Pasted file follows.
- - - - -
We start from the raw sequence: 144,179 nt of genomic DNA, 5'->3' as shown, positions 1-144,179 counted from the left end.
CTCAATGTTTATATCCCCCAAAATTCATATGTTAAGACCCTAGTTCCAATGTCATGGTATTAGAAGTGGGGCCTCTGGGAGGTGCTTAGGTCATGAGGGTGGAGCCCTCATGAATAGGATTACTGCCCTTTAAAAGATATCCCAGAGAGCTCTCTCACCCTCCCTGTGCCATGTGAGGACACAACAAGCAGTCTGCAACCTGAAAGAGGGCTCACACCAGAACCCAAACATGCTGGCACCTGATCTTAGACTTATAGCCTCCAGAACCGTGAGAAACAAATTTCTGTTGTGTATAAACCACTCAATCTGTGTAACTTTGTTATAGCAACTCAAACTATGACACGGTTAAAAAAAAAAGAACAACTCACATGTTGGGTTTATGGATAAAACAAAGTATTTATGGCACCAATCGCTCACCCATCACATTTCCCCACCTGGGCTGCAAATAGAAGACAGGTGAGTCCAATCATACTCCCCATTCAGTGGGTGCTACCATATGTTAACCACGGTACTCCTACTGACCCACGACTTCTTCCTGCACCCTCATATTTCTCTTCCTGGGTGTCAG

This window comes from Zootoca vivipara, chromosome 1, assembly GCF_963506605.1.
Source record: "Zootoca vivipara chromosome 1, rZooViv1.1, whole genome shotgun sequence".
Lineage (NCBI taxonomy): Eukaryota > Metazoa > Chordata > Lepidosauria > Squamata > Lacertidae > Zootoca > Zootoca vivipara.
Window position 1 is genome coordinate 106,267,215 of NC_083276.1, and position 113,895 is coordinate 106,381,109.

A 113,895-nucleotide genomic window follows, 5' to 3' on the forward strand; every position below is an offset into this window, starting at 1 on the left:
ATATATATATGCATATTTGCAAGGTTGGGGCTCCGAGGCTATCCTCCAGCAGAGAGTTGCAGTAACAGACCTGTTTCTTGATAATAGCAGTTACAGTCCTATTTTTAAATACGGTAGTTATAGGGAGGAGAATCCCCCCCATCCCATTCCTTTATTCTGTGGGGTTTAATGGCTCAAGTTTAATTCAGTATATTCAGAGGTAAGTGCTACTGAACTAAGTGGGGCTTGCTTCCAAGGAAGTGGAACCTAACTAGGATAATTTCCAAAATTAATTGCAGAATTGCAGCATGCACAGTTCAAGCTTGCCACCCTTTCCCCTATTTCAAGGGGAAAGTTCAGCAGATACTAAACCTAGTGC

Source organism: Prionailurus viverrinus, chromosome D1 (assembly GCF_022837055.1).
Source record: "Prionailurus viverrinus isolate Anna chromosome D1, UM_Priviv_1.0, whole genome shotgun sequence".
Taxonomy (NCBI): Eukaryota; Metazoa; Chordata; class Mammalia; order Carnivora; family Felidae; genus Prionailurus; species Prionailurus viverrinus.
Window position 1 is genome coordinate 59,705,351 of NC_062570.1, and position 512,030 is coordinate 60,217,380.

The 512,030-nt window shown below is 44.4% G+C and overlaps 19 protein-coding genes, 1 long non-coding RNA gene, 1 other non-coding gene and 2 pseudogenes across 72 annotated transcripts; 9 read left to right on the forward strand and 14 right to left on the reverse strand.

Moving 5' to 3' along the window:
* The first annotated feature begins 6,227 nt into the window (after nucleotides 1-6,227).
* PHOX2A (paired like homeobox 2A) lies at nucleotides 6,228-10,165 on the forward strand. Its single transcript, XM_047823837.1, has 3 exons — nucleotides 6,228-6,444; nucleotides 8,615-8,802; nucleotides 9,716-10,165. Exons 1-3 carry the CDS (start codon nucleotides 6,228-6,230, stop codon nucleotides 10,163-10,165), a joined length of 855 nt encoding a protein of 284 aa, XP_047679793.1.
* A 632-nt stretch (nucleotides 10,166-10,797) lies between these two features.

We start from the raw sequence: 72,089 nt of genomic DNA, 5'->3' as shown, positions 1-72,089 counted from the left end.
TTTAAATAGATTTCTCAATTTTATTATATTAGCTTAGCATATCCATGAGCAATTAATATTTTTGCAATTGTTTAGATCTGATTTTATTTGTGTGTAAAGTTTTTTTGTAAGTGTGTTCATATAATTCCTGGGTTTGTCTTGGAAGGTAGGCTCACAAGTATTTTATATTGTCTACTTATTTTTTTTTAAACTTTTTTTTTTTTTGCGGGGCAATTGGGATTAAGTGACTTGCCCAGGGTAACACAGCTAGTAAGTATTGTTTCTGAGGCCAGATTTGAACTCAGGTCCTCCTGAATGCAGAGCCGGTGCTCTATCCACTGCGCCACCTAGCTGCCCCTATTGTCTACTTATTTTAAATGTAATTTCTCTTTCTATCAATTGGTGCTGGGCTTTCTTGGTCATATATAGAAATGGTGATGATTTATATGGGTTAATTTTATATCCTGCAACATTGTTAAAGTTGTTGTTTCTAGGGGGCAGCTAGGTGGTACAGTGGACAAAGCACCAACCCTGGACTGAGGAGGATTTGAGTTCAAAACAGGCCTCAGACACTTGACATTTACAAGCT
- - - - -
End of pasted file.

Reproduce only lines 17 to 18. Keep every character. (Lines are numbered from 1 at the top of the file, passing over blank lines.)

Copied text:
* A 632-nt stretch (nucleotides 10,166-10,797) lies between these two features.

We start from the raw sequence: 72,089 nt of genomic DNA, 5'->3' as shown, positions 1-72,089 counted from the left end.